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Demonstrated convincingly that supergravity gives you GR

  1. Jul 19, 2010 #1
    Has it ever been demonstrated convincingly that supergravity gives you GR in the continuum limit (as opposed to just some massless spin-2 field)?

    Where can I find a readable derivation of this fact?
  2. jcsd
  3. Jul 19, 2010 #2


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    Re: Supergravity

    What do you mean by 'GR' exactly? The exact equations of motion?

    Supergravity is more than GR in a sense, and depending on how you arrange things its not necessarily trivial to decouple them. The local spacetime symmetry group is enhanced and there are unavoidable matter d.o.f propogating around (in a sense they have to be there, and aren't put in by hand).

    However, in the limit where supersymmetry is broken and the heavy degrees of freedom are integrated out or moved over into the matter portion of the lagrangian, than yea you can get the usual Einstein theory of gravity in the classical limit.
    Last edited: Jul 19, 2010
  4. Jul 19, 2010 #3
    Re: Supergravity

    The derivation of classical lagrangian with [itex]R[/itex]'s and [itex]\sqrt{-g}[/itex]'s would suffice.

    Somehow by examining relevant chapters in e.g. Weinberg, I get the impression that all we really get is linearised gravity instead.
  5. Jul 19, 2010 #4


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    Re: Supergravity

    Blah, I just had a long reply eaten. Paraphrasing quickly

    How you actually derive the supergravity action is usually done by linearizing and working algebraically, as opposed to using the superfield formalism (although it can be done).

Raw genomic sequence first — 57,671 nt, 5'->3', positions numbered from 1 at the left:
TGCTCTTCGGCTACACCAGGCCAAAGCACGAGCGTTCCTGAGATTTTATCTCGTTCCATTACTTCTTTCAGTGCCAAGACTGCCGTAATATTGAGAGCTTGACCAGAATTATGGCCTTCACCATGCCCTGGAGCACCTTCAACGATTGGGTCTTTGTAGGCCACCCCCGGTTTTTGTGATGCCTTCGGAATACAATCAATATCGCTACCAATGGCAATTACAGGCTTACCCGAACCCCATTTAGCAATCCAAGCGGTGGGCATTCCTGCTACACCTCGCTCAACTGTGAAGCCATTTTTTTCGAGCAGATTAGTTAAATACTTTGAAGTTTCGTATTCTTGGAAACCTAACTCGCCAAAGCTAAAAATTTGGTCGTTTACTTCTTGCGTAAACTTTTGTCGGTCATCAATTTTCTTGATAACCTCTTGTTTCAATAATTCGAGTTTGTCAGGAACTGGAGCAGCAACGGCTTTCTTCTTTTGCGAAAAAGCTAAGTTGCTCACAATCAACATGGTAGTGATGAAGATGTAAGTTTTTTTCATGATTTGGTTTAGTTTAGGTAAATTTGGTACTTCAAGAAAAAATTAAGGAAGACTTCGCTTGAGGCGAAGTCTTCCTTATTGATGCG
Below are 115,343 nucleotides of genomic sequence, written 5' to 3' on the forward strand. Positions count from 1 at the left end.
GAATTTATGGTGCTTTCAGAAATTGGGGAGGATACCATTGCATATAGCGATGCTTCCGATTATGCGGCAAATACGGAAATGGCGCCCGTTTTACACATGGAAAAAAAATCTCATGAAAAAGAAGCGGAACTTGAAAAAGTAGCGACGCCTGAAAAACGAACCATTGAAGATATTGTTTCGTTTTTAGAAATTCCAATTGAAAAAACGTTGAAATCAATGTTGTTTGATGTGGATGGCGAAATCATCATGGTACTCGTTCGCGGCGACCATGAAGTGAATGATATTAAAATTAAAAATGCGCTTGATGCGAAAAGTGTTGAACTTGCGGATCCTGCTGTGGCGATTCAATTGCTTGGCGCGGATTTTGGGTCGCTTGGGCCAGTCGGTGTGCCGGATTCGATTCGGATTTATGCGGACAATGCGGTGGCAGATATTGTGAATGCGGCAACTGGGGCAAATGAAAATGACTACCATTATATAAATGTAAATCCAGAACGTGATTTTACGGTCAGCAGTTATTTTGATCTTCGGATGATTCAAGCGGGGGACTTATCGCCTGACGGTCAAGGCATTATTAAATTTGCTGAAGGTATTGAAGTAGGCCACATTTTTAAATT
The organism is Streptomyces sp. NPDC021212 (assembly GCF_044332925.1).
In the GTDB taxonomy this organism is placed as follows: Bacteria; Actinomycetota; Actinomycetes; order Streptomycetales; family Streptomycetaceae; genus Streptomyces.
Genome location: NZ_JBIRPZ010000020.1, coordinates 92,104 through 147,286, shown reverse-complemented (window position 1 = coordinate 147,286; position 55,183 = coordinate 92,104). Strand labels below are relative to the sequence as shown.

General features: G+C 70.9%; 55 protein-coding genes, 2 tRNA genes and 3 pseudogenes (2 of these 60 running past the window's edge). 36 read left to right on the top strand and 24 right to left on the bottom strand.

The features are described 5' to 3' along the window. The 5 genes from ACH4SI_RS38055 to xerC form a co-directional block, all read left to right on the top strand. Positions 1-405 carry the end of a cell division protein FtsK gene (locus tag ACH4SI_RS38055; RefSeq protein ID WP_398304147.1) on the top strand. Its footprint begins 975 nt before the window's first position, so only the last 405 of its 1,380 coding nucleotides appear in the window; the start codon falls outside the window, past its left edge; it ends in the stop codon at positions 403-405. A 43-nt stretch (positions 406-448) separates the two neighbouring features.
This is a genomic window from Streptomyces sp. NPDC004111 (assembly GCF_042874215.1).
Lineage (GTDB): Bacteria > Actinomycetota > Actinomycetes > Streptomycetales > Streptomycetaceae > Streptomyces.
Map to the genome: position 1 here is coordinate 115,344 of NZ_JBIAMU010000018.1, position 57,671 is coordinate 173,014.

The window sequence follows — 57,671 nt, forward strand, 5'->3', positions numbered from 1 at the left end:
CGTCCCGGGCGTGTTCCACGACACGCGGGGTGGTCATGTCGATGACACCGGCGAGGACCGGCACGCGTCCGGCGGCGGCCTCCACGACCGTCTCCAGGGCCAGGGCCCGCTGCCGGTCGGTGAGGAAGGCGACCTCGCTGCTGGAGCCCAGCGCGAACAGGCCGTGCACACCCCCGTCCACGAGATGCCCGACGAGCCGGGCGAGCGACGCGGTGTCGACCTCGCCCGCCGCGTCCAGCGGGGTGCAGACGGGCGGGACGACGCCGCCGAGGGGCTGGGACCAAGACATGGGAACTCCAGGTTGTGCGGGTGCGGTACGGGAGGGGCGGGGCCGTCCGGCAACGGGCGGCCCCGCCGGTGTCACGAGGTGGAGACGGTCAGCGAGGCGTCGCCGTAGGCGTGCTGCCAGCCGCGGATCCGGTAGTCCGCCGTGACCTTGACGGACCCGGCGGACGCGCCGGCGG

However once you actually have found it, you can simply take the sugra action at face value and nothing needs to be linearized a priori, it just turns out that it is convenient for some purposes.

    Further, the gravitational part of the SUGRA action is remarkably similar to the usual GR action. The subtleties is that instead of having only one metric field at play, here you have a Veirbein, and a gravitino field (+ maybe an auxiliary field if you dont want to use the eom). The curvature R is also calculated with a spin connection (since we have fermions in the theory).

    Anyway, what you want to show is how to get pure GR from this action. Well the problem really is how you go about breaking supersymmetry, since that is an unknown mechanism.

    I don't know of a reference where its calculated explicitly (there is no obvious Inonu-Wigner like contraction method that is possible afaik), but you can handwave a lot of it through yourself by simply brute force taking the effective field theory after integrating out all the heavy d.o.f.
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